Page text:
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Chief Boima Drops Chimurenga Renaissance Mix

Back from a slight academic hiatus, Dutty Artz’s Chief Boima has vaulted back onto our speakers with his latest, the Chimurenga Renaissance mixtape. Done as a promo for the upcoming Chimurenga Renaissance album by Tendai Maraire (from Seattle’s rap trailblazers Shabazz Palaces), the mix moves through a set of tunes drawn from all around southern Africa (along with a few choice geographic digressions). Along the way, it makes a number of border-crossing connections, linking its roots oriented tracks with the more modern sounds of pop and hip-hop through their shared articulation of a variety of cultural struggles.

This struggle represents a broad interpretation of chimurenga, a Shona word that is literally translated as Murenga’s thing, or somewhat looser, as Murenga’s war. Murgena was a revered Shona ancestor whose warlike spirit was powerfully evoked during the 1896 uprising by the Shona and Ndbele people against the encroaching English. This struggle came to be known as the chimurenga war. It came to life again in the 1960’s and 70’s when the guerrilla warriors struggling against the oppressive Rhodesian government used the word to define their own fight. It made the jump to music through Thomas Mapfumo, who described his own highly political art as chimurenga. Since then its usage has loosened considerably, sometimes describing  a general category of Zimbabwean music rooted in Shona traditions, while sometimes referring exclusively to the music made by  Mapfumo himself. By broadening the term’s meaning, Boima explicitly links it to a broader sense of pan-african politics, noting how “music and   contentious politics from Mozambique to South Africa to Zimbabwe to Angola are intimately intertwined in a history of struggle against colonial rule and state-based violence.”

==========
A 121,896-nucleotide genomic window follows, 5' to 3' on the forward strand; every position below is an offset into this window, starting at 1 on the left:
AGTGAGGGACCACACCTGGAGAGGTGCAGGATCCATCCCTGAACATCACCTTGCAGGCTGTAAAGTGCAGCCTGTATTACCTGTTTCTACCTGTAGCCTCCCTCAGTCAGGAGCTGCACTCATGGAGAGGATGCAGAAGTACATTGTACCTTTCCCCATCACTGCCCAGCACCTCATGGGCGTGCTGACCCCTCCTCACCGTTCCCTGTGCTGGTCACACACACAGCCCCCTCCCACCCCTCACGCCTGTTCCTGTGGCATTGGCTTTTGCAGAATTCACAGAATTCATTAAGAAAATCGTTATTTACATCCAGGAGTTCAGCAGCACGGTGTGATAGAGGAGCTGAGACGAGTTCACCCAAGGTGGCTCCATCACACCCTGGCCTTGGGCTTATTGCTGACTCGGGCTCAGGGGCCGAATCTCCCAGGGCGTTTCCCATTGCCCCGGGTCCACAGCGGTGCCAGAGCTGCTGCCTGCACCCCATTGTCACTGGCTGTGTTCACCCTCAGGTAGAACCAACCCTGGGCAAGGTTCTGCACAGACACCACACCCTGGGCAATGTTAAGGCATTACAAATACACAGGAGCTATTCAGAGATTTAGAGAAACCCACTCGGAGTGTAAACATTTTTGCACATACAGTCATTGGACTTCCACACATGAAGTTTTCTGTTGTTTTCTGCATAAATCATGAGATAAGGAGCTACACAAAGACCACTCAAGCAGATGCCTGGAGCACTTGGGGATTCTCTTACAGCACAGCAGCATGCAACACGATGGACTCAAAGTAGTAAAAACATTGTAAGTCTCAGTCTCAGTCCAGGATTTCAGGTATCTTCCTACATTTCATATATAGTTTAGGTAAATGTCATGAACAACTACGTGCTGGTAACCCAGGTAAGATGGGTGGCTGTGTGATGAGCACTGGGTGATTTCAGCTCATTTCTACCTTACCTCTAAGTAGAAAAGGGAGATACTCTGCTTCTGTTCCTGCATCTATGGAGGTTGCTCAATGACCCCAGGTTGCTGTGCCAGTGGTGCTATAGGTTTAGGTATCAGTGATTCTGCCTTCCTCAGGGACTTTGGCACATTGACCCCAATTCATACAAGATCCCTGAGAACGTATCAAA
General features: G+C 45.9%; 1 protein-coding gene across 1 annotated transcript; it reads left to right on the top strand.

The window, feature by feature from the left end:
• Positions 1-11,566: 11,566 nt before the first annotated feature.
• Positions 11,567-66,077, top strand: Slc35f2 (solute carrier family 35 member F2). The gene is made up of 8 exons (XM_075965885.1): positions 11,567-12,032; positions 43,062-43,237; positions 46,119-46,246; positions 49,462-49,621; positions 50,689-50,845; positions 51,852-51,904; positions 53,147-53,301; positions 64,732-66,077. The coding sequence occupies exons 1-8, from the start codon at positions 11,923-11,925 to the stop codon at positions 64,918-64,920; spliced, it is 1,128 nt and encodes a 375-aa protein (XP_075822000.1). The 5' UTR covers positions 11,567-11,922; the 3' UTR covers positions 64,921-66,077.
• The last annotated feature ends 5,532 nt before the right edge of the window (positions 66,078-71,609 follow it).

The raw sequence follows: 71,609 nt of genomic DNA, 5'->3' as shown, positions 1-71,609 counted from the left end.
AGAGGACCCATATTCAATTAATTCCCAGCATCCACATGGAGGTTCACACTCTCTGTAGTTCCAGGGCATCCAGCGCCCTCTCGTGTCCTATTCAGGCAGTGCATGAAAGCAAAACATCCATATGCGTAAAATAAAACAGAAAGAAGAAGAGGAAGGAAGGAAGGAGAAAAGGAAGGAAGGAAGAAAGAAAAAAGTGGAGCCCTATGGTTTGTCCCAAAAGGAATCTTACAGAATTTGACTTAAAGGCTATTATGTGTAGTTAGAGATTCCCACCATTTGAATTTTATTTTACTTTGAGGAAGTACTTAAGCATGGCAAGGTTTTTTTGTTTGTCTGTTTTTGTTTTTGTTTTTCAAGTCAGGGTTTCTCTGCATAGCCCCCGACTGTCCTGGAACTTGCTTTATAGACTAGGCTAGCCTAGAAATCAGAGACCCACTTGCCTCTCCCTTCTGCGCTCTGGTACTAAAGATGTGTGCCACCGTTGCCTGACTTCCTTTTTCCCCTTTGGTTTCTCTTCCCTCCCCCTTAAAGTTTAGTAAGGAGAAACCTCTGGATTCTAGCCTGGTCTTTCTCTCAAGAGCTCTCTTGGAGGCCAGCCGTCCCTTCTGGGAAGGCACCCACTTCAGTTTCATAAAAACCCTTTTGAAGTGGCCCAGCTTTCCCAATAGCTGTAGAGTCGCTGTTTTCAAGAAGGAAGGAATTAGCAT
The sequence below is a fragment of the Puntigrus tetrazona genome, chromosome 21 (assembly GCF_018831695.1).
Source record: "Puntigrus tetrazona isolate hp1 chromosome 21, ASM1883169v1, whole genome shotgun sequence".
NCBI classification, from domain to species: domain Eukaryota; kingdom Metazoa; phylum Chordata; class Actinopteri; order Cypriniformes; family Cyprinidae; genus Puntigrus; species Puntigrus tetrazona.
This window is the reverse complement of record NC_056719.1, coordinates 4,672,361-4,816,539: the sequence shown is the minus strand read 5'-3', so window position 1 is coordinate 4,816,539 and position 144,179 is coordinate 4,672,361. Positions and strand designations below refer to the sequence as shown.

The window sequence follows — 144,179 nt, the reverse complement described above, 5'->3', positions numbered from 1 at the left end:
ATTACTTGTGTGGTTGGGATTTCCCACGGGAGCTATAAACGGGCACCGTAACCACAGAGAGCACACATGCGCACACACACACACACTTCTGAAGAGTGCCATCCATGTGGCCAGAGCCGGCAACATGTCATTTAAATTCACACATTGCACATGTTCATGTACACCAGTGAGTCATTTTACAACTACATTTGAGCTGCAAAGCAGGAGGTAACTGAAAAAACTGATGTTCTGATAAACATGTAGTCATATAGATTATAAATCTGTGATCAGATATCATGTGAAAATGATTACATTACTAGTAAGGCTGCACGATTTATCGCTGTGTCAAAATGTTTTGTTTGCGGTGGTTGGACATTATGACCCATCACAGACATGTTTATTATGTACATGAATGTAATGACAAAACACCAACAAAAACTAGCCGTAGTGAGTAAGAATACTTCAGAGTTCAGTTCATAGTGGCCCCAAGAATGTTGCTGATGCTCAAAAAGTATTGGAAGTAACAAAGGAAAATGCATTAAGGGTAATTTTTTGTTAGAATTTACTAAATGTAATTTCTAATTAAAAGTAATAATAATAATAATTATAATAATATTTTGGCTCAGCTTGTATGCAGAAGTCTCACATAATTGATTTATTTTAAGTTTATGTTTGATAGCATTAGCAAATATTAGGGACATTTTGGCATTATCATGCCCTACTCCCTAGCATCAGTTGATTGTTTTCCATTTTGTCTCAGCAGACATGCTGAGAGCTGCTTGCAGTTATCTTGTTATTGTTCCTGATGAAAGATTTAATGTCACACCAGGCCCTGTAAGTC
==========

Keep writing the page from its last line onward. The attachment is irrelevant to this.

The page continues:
Check it out!

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